Google has launched a new emergency GPS service for Android users, aimed at helping emergency service providers to determine a user's exact location after connecting to an emergency helpline like the UK's 999 or the US's 911. The service is already live for Android users in the UK and Estonia and the tech giant hopes to launch the service internationally soon.
Google product manager Akshay Kannan said: "When emergency services get a call, they need to know the caller's location to send help and save lives. Today, over 70% of calls to emergency services come from mobile phones, but locating these mobile callers can be a major issue. Accurate emergency location can be the difference between life and death."
According a report by the US Federal Communications Commission, enhanced location accuracy "which results in reducing wireless E911 response time by one minute can result in saving over 10,000 lives annually".
Google's feature is designed to send the user's location, using the phone's GPS, to emergency service professionals when they dial an emergency helpline. The feature makes use of the same technology that various smartphone apps, including Wi-Fi, GPS and cell towers use, in efforts to ensure that the most reliable location "both indoors and outdoors" is provided to emergency service providers.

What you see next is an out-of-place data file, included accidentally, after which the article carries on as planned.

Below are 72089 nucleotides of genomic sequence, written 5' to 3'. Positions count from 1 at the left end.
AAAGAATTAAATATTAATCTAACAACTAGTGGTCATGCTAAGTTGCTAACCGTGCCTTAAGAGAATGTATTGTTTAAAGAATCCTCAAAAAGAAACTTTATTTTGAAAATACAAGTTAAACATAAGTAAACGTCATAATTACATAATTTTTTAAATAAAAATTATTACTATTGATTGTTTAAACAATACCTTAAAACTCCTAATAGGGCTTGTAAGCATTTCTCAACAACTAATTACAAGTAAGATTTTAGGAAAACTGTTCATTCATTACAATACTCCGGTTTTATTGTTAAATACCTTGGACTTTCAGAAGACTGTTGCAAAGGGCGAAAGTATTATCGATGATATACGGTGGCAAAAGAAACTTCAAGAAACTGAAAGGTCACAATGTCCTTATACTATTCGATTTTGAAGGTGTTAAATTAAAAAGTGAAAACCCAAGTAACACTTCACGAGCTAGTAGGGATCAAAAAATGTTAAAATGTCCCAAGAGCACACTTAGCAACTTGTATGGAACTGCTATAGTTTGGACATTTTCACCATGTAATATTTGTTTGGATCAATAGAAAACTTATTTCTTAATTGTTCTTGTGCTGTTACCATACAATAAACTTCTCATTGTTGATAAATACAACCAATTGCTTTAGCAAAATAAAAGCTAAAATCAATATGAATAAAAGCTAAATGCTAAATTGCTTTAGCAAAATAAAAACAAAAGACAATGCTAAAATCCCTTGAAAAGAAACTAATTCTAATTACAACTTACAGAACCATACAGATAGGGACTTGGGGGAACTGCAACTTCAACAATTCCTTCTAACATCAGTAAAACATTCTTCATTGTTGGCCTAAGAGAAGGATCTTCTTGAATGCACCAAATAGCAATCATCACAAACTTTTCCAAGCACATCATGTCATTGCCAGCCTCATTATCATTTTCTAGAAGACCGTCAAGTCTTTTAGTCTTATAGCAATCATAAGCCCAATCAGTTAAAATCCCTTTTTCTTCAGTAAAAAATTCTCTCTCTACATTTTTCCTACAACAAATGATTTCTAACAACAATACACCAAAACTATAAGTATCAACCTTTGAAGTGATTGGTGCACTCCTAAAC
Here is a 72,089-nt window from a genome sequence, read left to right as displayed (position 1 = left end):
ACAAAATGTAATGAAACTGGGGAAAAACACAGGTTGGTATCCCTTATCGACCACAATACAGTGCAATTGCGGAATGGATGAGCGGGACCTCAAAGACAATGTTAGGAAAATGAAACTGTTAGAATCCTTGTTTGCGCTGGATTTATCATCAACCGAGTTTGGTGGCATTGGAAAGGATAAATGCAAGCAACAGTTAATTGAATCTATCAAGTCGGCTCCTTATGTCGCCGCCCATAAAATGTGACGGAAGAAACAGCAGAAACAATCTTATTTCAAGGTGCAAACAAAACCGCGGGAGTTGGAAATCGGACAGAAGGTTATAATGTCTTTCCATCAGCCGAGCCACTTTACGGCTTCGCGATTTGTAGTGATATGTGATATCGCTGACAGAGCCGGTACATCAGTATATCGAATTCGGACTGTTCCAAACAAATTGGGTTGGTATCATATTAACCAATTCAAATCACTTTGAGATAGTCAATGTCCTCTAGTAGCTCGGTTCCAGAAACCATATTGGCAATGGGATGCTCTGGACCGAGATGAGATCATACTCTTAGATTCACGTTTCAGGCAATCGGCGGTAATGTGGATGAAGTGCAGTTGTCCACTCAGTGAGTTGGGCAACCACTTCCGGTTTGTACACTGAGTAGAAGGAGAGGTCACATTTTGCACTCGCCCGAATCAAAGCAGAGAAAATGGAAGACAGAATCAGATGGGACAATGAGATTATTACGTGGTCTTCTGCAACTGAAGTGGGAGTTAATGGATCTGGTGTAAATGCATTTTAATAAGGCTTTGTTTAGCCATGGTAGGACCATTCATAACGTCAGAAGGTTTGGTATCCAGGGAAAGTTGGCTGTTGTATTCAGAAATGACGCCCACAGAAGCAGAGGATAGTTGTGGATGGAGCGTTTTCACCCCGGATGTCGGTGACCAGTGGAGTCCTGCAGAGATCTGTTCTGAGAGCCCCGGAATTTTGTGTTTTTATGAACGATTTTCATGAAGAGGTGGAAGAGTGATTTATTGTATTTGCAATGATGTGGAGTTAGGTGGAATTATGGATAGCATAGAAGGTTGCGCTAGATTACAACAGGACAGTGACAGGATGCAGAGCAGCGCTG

Kannan asserted: "This feature is solely for the use of emergency service providers, and location is never seen or handled by Google. It is sent from your handset to emergency services only when you explicitly place an emergency call, either directly or through your mobile network."
The service is supported by 99% of existing Android devices running on OS 2.3 and later versions. Google said the feature is activated when supported either by users' network providers or a government's emergency infrastructure provider. The initiative is a collaborative effort of Google and various mobile network and emergency service providers.